Unfortunately, the 4 year political election cycle works against Keynes’ policy recommendations. When times are tough, politicians generally have no problem loosening the purse strings. However, when the economy is growing, politicians find reasons to cut taxes and expand programs rather than paying down deficits. Thus, Western democracies have spent over 80% of years since Keynes’ policies were first introduced incurring deficits despite the fact that the economy has been in growth mode more than 90% of the time.

At this point, one is likely asking, ‘So what is the solution?’ In this age of flu shots, antibiotics, high-fructose corn syrup, on-demand video, Rock-Star energy drinks, Ultimate Fighting, and 24 hour business news, it may come as a shock to discover that the answer can not be summarized in a 140 character ‘Tweet’ a la Twitter.

The inescapable truth is that the only sustainable solution to the current crisis is a prolonged period of retrenchment and slower growth around the world. Boomers will have to work longer to afford  less robust retirement lifestyles. Unemployment will remain elevated for many years as producers adjust to a period of significantly lower aggregate demand. Enormous overcapacity in manufacturing and real-estate will result in low inflation and, for a while, deflation in the price of goods. People that lived beyond their means for many years will spend many years living below their level of disposable income as they use more of this income to pay off debt. Families will lose their homes and will end-up renting or living with family members. Income levels will fall across the spectrum, but incomes in the highest brackets, such as those of bankers and tort lawyers, stand to fall the most. People will travel less, camp more, golf less, and spend more time with their families. People in large cities will finally meet their neighbors, but they will gather for barbecued hot-dogs instead of Kobe strip-loins. Families may start raising their own children instead of outsourcing to day-cares and nanny services. Married children will be more likely to settle close to their parents to raise their families.

Notice that some of the above outcomes do not sound all that bad. In fact, during periods of economic retrenchment, cultures tend to get back in touch with core beliefs and values. Obesity levels and the incidence of stroke and heart-disease are reduced. Divorce is less frequent as individuals are less likely to perceive that the grass is greener elsewhere. This is bad news for ubiquitous divorce lawyers, but great news for community attachment, which in turn lowers levels of juvenile delinquency, and drug and alcohol addiction.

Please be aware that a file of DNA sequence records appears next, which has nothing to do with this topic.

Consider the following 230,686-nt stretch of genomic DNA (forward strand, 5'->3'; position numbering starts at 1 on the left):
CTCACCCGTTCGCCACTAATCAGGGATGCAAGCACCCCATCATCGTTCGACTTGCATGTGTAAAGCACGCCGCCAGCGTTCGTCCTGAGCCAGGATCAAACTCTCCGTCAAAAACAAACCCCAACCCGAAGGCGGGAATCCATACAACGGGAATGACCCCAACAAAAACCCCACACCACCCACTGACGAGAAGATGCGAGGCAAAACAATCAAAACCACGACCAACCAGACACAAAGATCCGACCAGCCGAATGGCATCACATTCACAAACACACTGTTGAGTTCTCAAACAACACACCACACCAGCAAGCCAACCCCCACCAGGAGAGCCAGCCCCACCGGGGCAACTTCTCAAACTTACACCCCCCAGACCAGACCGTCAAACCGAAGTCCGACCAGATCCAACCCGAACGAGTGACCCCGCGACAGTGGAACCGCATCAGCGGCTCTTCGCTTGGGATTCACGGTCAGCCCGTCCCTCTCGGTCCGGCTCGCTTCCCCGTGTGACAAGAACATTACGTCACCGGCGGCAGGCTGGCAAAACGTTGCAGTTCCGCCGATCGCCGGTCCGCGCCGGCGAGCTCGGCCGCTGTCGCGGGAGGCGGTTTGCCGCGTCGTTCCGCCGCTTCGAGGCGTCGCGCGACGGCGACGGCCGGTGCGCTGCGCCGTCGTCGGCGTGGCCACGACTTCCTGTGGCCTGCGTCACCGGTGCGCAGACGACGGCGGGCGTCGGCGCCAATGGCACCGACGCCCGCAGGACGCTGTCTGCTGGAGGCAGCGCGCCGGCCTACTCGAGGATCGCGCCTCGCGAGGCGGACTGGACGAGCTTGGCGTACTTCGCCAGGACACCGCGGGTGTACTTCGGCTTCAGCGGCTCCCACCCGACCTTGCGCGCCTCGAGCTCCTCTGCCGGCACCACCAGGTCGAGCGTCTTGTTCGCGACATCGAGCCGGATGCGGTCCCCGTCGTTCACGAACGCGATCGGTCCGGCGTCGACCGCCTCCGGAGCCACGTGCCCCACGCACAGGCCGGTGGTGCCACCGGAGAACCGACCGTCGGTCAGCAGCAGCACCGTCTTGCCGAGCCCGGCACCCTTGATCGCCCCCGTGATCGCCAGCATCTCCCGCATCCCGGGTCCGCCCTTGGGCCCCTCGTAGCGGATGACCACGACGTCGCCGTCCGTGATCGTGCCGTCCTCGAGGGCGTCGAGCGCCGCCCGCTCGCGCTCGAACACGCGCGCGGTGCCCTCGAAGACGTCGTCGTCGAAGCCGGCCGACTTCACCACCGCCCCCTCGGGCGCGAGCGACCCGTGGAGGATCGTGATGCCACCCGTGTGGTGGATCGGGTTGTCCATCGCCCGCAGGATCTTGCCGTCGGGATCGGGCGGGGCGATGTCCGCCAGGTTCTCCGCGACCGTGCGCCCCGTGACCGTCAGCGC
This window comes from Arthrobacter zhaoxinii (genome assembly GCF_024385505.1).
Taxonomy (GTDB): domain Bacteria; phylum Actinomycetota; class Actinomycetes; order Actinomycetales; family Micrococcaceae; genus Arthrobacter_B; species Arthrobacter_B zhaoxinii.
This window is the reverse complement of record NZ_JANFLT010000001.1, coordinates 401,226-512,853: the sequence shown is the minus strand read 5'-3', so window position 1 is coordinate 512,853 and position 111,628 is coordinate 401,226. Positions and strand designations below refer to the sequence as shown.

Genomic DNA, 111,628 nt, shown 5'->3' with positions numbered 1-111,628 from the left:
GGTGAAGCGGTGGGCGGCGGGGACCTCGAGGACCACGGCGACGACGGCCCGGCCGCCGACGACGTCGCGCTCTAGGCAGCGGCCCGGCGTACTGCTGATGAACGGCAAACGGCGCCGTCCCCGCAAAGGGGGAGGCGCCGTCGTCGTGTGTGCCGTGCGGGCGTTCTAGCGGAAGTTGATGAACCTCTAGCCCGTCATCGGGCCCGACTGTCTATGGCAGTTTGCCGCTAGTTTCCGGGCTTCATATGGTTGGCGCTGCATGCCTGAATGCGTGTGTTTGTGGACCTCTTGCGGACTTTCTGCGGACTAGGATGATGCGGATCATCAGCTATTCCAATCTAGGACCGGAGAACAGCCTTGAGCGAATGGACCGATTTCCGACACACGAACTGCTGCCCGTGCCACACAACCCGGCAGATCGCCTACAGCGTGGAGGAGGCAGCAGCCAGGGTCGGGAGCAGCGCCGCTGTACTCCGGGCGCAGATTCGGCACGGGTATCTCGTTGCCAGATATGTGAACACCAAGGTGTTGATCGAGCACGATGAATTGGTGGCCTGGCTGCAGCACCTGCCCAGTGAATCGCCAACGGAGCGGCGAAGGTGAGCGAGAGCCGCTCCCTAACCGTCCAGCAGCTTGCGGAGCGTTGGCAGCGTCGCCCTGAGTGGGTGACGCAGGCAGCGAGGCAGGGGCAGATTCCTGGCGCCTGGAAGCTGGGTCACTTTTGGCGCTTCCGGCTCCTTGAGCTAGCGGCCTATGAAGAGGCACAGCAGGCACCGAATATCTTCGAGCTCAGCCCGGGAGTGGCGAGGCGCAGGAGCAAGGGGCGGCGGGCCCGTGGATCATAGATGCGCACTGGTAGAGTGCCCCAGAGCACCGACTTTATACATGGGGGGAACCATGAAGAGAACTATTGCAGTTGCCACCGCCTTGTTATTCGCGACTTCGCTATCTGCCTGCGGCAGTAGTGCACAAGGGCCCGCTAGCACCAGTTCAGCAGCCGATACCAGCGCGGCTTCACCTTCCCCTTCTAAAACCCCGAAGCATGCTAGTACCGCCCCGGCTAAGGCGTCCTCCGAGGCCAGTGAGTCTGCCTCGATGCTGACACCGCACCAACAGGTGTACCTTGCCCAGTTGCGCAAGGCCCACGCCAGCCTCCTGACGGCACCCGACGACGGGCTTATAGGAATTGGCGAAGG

What does this mean for stock and bond portfolios? It almost certainly means that stock and bond prices are likely to drop substantially over the next few years once this rally runs its course in the next few weeks and months. Real return expectations must be lowered, and financial plans must be re-visited. Savings must replace portfolio growth as the means to financial independence. ‘Buy and Hold’ or, more accurately, ‘Buy and Hope’ strategies will prove disastrous for a while. Investors must position themselves to take advantage of large market swings rather than a long period of rising prices. Trading is in, investing is out.

In summary, global citizens have enjoyed an almost unprecedented period of economic prosperity and peace. This period was a natural consequence of several positive trends catalyzed by post WWII euphoria. Boomers drove an innovation wave in technology, and women around the world joined the workforce to drive a wave of GDP growth and productivity from the late 1960s through the early 1990s. Once innovation and the feminist movement crested in the early 1990s, Western citizens refused to curtail extravagant lifestyles born of prior innovation waves. Like an alcoholic who drinks coffee to keep the party going, Westerners turned to debt to sustain their excessive spending habits. But coffee can only delay the hangover for so long. One can hear the sirens in the distance. And when they raid the house of ill repute, even the good girls and the piano player go to jail. 

The Fallacy of Cash on the Sidelines

Merrill Lynch posted the results of its most recent Survey of Fund Managers for August this morning. The survey covered 204 fund managers in 80 countries who control $554 billion in assets, and the data dispels the myth of excess cash on the sidelines.

Barry Ritholtz at summarized the findings. Note that U.S. markets peaked in September 2007: